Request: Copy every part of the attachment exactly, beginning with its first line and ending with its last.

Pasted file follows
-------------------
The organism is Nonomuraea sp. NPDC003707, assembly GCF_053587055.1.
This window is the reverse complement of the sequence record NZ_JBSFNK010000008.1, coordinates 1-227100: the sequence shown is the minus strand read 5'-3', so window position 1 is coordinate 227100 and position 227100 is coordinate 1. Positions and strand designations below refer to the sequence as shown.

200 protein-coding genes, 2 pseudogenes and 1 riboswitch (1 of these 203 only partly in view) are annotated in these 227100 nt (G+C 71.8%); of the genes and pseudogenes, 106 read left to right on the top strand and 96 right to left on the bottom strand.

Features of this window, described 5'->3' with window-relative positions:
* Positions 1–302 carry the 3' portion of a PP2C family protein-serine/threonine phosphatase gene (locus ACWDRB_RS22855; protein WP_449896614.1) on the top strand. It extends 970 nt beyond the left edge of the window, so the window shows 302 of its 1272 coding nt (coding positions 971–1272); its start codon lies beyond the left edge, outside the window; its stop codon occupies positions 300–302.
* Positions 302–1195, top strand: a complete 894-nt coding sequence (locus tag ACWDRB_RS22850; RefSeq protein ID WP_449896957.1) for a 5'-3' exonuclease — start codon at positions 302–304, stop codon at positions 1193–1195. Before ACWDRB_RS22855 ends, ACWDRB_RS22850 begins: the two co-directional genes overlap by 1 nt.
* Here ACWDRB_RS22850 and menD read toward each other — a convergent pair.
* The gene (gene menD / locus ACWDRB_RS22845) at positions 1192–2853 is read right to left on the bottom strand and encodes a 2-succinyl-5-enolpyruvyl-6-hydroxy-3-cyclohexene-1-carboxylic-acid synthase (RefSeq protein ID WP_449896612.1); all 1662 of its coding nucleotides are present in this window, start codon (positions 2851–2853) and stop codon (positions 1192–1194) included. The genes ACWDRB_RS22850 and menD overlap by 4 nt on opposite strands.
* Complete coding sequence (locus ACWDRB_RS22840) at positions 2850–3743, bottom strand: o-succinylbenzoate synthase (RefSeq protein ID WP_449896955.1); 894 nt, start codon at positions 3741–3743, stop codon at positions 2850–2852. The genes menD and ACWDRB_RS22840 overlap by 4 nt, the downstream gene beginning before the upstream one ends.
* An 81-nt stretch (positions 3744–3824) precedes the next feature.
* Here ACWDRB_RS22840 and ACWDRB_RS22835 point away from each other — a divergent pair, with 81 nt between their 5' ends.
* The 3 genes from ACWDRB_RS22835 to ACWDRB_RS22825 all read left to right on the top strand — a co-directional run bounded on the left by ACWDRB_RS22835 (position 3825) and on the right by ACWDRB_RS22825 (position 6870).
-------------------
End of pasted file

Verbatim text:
The organism is Nonomuraea sp. NPDC003707, assembly GCF_053587055.1.
This window is the reverse complement of the sequence record NZ_JBSFNK010000008.1, coordinates 1-227100: the sequence shown is the minus strand read 5'-3', so window position 1 is coordinate 227100 and position 227100 is coordinate 1. Positions and strand designations below refer to the sequence as shown.

200 protein-coding genes, 2 pseudogenes and 1 riboswitch (1 of these 203 only partly in view) are annotated in these 227100 nt (G+C 71.8%); of the genes and pseudogenes, 106 read left to right on the top strand and 96 right to left on the bottom strand.

Features of this window, described 5'->3' with window-relative positions:
* Positions 1–302 carry the 3' portion of a PP2C family protein-serine/threonine phosphatase gene (locus ACWDRB_RS22855; protein WP_449896614.1) on the top strand. It extends 970 nt beyond the left edge of the window, so the window shows 302 of its 1272 coding nt (coding positions 971–1272); its start codon lies beyond the left edge, outside the window; its stop codon occupies positions 300–302.
* Positions 302–1195, top strand: a complete 894-nt coding sequence (locus tag ACWDRB_RS22850; RefSeq protein ID WP_449896957.1) for a 5'-3' exonuclease — start codon at positions 302–304, stop codon at positions 1193–1195. Before ACWDRB_RS22855 ends, ACWDRB_RS22850 begins: the two co-directional genes overlap by 1 nt.
* Here ACWDRB_RS22850 and menD read toward each other — a convergent pair.
* The gene (gene menD / locus ACWDRB_RS22845) at positions 1192–2853 is read right to left on the bottom strand and encodes a 2-succinyl-5-enolpyruvyl-6-hydroxy-3-cyclohexene-1-carboxylic-acid synthase (RefSeq protein ID WP_449896612.1); all 1662 of its coding nucleotides are present in this window, start codon (positions 2851–2853) and stop codon (positions 1192–1194) included. The genes ACWDRB_RS22850 and menD overlap by 4 nt on opposite strands.
* Complete coding sequence (locus ACWDRB_RS22840) at positions 2850–3743, bottom strand: o-succinylbenzoate synthase (RefSeq protein ID WP_449896955.1); 894 nt, start codon at positions 3741–3743, stop codon at positions 2850–2852. The genes menD and ACWDRB_RS22840 overlap by 4 nt, the downstream gene beginning before the upstream one ends.
* An 81-nt stretch (positions 3744–3824) precedes the next feature.
* Here ACWDRB_RS22840 and ACWDRB_RS22835 point away from each other — a divergent pair, with 81 nt between their 5' ends.
* The 3 genes from ACWDRB_RS22835 to ACWDRB_RS22825 all read left to right on the top strand — a co-directional run bounded on the left by ACWDRB_RS22835 (position 3825) and on the right by ACWDRB_RS22825 (position 6870).